Yet excessively strong demand continues to power incredibly strong services inflation. In the US, annualised services inflation over the past six months has accelerated to 6 per cent, which is the highest rate since the early 1980s. In Australia, services inflation is loftier still at almost 8 per cent.
Even allowing for the dampening influence of the one-off reduction in goods inflation, overall core inflation in Australia and the US was expanding at a 4.8 per cent and 4.9 per cent pace, respectively, on a three-month annualised basis in the first quarter of this year.
This was the highest quarterly inflation the US has suffered since 1988 (excluding the post-pandemic period). In Australia, it is the worst quarterly inflation outcome since 2008 when a 7.25 per cent RBA cash rate and the global financial crisis conspired to eviscerate demand (again excising the post-pandemic data).
The central banks’ battle with high inflation is, therefore, far from over. We are much more likely to be living in a world where interest rates remain high for a number of years. And it is entirely plausible that central banks will be forced to embark on a second phase of interest rate increases after this pause expires, which has been a common feature of past cycles.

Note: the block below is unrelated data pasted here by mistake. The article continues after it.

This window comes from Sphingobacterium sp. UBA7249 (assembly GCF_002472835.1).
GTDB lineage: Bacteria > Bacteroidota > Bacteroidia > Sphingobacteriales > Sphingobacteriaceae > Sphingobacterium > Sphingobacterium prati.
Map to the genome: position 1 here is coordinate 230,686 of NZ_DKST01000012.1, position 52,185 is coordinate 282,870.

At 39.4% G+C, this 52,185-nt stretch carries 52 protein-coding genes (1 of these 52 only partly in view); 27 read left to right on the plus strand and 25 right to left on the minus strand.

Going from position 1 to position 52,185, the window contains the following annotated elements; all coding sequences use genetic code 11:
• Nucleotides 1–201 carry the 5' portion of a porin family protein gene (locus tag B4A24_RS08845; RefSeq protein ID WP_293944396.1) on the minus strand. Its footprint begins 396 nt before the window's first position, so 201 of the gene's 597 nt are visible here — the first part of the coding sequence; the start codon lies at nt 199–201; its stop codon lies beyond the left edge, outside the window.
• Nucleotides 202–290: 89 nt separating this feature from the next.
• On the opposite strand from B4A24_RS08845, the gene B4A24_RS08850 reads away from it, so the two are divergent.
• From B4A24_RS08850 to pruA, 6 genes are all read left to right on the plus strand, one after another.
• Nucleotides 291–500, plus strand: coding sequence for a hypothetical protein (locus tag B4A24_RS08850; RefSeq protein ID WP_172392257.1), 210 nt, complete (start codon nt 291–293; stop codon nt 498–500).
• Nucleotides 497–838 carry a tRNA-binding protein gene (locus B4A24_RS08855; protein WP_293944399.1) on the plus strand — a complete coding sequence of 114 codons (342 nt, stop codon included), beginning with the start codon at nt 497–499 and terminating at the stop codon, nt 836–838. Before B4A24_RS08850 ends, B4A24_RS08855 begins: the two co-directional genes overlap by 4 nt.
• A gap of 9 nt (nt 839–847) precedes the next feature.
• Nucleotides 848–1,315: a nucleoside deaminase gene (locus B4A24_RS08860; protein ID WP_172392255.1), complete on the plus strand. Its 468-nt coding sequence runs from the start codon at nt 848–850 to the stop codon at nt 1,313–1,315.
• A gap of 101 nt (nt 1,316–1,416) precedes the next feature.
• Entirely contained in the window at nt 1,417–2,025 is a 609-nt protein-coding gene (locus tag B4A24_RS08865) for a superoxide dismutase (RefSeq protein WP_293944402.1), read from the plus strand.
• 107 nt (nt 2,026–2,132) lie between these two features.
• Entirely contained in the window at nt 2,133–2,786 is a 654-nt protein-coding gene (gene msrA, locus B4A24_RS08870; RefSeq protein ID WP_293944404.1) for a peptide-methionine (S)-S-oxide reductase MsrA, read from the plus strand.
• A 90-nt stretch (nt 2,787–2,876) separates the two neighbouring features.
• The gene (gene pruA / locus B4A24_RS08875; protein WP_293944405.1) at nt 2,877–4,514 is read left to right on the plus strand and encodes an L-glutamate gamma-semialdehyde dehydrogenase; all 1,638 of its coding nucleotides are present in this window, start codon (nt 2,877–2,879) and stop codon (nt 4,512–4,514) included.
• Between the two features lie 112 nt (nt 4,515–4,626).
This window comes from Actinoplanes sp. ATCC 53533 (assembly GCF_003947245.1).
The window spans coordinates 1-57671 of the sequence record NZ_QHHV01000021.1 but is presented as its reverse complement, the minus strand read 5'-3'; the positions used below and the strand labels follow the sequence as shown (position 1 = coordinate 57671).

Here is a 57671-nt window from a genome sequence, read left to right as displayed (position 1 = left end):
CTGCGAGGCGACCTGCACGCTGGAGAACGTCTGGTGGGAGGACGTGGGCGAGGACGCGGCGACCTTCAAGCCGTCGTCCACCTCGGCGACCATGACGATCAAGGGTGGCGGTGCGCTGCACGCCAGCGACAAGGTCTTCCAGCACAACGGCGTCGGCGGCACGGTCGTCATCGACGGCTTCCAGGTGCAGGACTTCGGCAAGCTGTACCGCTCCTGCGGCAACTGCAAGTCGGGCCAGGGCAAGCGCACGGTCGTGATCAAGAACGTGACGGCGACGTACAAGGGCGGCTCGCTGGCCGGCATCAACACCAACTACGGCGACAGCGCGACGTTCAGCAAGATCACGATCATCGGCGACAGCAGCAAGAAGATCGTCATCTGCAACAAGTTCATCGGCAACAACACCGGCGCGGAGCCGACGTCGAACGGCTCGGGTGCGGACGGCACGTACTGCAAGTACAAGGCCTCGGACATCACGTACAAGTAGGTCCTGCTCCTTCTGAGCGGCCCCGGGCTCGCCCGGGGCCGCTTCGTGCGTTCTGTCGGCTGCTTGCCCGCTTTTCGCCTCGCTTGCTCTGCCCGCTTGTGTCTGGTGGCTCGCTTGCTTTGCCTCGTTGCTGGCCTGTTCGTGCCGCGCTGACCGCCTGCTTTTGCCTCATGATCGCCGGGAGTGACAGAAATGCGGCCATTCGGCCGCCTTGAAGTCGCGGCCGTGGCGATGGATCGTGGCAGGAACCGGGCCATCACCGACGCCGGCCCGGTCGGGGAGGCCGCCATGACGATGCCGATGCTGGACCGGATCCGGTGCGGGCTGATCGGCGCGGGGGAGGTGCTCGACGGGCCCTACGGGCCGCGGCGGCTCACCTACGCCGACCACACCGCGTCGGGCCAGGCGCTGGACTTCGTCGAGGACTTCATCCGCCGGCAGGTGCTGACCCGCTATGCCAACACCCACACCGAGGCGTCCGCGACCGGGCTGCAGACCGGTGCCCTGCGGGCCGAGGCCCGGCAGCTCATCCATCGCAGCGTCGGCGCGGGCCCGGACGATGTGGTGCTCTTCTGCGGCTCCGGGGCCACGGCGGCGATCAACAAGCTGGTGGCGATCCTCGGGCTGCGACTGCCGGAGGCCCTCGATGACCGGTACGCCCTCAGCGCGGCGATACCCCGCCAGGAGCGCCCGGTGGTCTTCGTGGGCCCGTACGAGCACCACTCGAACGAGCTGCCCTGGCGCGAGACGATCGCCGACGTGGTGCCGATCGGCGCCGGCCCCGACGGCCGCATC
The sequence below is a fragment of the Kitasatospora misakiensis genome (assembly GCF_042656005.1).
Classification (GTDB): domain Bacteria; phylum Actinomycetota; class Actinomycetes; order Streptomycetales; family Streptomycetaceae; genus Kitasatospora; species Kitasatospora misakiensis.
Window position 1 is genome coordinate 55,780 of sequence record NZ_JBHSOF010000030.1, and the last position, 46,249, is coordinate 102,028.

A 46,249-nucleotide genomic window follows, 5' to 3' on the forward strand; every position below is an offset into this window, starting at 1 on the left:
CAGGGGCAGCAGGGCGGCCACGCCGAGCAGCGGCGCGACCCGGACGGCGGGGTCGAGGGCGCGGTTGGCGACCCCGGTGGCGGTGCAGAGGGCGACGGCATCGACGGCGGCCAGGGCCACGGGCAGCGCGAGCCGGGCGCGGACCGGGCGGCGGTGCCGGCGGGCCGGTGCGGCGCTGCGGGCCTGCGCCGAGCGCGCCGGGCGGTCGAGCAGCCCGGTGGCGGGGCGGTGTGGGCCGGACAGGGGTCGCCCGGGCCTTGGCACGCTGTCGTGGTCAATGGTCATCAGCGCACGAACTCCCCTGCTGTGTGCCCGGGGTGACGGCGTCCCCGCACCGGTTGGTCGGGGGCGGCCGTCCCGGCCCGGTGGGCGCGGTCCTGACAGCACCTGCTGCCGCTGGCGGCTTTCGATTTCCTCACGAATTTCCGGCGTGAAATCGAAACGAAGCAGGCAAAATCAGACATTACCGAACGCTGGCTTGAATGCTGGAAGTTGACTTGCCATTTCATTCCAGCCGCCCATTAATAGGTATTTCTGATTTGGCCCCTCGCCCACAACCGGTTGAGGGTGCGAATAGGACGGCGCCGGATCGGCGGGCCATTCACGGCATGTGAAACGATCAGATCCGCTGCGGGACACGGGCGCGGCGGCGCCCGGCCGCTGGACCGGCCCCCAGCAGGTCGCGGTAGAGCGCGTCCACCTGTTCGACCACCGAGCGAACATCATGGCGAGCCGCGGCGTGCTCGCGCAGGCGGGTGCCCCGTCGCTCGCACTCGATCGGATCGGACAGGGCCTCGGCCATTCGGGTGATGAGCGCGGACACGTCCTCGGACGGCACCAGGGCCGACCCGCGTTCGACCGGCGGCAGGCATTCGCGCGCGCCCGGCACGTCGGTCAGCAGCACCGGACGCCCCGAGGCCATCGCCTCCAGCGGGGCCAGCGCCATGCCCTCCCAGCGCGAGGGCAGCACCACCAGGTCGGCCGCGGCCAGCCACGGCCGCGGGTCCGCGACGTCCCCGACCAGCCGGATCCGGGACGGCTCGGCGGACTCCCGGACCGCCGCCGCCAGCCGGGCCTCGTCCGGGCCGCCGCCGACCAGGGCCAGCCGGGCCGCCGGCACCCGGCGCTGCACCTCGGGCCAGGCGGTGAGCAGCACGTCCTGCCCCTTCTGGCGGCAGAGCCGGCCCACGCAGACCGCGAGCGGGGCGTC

Given this challenge, let’s consider valuations in one of the most important markets on the planet, US equities, which tends to be the tail that wags many dogs. The cyclically adjusted price/earnings ratio (or CAPE) for the US sharemarket peaked at 39 times in late 2021. This was, amazingly, the second-highest level on record, surpassed only by the tech bubble mark of 44 times in 1999. (It also exceeded the third-highest recording of 29 times touched in 1929, just before the Great Depression.)
Since 1880, the average CAPE has been 16 to 17 times. It is currently 29.5 times. In the exuberance immediately before the 2008 crisis, the CAPE traded a bit above 25 times. After that shock, it climbed from a low of 15 times to north of 30 times just before the pandemic. This was powered by the belief that we were living in a world in which inflation was dead and interest rates would remain low for a long time, combined with the central bank response of spending trillions of dollars buying bonds and equities to bid up the value of all assets.
The pandemic pushed these policies to new extremes with zero or negative interest rates and the biggest central bank buying programs in history coupled with unprecedented fiscal stimulus. The CAPE subsequently soared to 39 times in 2021.
Since the Fed launched its existential battle against inflation, and jacked up its policy rate by a stunning 475 basis points, the US equities CAPE has started to normalise, falling from 39 to 29 times.
History shows that high inflation is bad for share prices because the rise in discount rates crushes valuations. Coolabah’s chief macro strategist, Kieran Davies, finds that “based on more than 70 years’ worth of data, the current US core inflation rate around 5.6 per cent is consistent with a CAPE of 10-15 times”.
“This implies that even though the CAPE has fallen, there is still significant downside risk to share prices, particularly if inflation remains elevated.”